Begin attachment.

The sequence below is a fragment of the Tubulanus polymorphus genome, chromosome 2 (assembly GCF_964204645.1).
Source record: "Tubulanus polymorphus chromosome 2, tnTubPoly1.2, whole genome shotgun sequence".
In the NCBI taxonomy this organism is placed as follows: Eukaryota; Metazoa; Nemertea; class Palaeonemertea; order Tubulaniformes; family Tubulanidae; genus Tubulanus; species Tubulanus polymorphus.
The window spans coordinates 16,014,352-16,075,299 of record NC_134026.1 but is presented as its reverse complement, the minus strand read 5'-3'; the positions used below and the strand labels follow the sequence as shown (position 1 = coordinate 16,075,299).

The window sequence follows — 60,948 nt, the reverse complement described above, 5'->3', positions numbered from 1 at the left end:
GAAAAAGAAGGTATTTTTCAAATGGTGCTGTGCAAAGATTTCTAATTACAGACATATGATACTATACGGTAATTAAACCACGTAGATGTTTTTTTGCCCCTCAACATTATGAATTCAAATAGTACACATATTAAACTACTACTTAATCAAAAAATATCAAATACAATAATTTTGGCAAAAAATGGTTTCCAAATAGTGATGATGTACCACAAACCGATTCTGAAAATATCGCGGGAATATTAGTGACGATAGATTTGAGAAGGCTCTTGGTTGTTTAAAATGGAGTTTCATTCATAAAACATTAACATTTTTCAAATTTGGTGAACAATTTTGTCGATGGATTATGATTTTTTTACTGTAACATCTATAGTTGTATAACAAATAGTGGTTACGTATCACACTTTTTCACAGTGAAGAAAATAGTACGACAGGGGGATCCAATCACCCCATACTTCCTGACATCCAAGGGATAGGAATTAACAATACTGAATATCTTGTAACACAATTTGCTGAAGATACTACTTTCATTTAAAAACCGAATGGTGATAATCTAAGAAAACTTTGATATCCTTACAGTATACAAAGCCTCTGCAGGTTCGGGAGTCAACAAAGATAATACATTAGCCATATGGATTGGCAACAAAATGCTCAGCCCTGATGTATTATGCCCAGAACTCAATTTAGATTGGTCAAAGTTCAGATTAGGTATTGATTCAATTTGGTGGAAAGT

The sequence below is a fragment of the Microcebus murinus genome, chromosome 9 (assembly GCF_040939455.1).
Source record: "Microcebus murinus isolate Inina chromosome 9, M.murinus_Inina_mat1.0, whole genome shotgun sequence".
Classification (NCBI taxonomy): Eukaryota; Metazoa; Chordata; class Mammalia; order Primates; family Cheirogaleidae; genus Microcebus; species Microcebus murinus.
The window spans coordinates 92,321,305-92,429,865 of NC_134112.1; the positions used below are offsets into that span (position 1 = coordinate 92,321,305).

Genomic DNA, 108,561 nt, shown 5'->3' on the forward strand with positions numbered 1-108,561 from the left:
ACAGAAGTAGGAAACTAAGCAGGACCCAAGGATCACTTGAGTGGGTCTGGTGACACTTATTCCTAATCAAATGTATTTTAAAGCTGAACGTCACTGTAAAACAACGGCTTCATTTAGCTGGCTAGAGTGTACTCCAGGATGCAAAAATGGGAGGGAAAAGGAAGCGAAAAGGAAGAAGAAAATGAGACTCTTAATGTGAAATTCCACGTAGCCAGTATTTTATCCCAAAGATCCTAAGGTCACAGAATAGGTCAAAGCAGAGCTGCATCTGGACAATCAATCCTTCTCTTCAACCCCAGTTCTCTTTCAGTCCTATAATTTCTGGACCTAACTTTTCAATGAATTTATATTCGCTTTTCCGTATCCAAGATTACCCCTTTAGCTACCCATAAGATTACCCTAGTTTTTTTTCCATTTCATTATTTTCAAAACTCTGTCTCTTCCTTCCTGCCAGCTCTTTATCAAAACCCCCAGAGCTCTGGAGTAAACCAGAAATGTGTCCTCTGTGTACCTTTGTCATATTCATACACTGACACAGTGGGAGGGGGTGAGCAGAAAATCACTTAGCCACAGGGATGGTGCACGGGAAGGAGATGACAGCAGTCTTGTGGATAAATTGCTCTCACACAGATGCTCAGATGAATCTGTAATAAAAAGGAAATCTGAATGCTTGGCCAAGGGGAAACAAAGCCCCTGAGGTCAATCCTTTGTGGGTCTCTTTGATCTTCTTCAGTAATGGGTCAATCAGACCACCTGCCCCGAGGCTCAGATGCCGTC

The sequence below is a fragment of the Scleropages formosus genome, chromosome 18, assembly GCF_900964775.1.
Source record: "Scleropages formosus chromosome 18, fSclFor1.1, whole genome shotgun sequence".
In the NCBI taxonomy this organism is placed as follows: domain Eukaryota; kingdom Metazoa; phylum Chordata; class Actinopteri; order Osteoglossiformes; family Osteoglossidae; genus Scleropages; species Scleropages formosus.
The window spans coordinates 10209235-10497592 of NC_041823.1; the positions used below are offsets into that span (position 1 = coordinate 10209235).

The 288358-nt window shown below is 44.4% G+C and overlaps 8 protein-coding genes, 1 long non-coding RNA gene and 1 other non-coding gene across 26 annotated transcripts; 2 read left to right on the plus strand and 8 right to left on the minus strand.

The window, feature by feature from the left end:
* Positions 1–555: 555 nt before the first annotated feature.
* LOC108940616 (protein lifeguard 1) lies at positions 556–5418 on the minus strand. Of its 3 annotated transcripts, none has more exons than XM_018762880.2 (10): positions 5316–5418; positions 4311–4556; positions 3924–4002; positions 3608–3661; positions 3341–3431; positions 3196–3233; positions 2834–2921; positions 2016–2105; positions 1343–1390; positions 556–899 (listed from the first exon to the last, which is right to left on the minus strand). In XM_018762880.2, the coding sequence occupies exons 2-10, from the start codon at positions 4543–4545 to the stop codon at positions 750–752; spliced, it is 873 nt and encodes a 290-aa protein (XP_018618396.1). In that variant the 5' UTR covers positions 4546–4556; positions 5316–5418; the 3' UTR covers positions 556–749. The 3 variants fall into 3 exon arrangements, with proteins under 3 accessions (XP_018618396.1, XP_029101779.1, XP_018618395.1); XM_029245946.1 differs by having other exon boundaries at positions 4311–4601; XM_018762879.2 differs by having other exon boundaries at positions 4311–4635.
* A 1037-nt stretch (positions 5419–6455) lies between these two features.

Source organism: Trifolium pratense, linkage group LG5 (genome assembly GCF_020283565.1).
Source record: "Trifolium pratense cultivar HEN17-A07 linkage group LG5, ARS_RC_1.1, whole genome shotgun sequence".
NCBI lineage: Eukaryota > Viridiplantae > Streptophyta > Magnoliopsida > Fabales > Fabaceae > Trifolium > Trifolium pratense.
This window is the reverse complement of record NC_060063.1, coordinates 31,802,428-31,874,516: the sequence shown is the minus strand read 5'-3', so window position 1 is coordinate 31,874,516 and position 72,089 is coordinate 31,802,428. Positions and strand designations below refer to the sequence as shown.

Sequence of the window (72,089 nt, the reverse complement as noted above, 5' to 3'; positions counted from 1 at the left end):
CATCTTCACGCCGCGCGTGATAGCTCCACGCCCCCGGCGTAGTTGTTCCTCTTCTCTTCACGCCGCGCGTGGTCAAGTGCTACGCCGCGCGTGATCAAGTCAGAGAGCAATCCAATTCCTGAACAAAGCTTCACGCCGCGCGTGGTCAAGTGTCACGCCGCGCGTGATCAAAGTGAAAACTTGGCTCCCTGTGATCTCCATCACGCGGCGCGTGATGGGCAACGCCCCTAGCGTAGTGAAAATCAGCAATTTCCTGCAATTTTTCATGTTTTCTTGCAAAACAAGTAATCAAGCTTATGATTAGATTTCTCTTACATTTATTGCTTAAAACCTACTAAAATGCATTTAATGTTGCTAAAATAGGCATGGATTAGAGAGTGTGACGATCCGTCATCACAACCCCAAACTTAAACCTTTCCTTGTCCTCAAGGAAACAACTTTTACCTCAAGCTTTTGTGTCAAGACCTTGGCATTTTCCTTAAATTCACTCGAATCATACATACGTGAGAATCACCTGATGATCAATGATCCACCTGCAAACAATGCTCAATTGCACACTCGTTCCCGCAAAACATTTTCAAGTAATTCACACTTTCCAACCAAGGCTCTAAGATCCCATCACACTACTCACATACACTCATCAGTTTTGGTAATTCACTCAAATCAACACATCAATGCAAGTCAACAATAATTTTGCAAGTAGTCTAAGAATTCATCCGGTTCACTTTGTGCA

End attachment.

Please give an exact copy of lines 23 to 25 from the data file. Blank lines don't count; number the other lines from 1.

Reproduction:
Source record: "Trifolium pratense cultivar HEN17-A07 linkage group LG5, ARS_RC_1.1, whole genome shotgun sequence".
NCBI lineage: Eukaryota > Viridiplantae > Streptophyta > Magnoliopsida > Fabales > Fabaceae > Trifolium > Trifolium pratense.
This window is the reverse complement of record NC_060063.1, coordinates 31,802,428-31,874,516: the sequence shown is the minus strand read 5'-3', so window position 1 is coordinate 31,874,516 and position 72,089 is coordinate 31,802,428. Positions and strand designations below refer to the sequence as shown.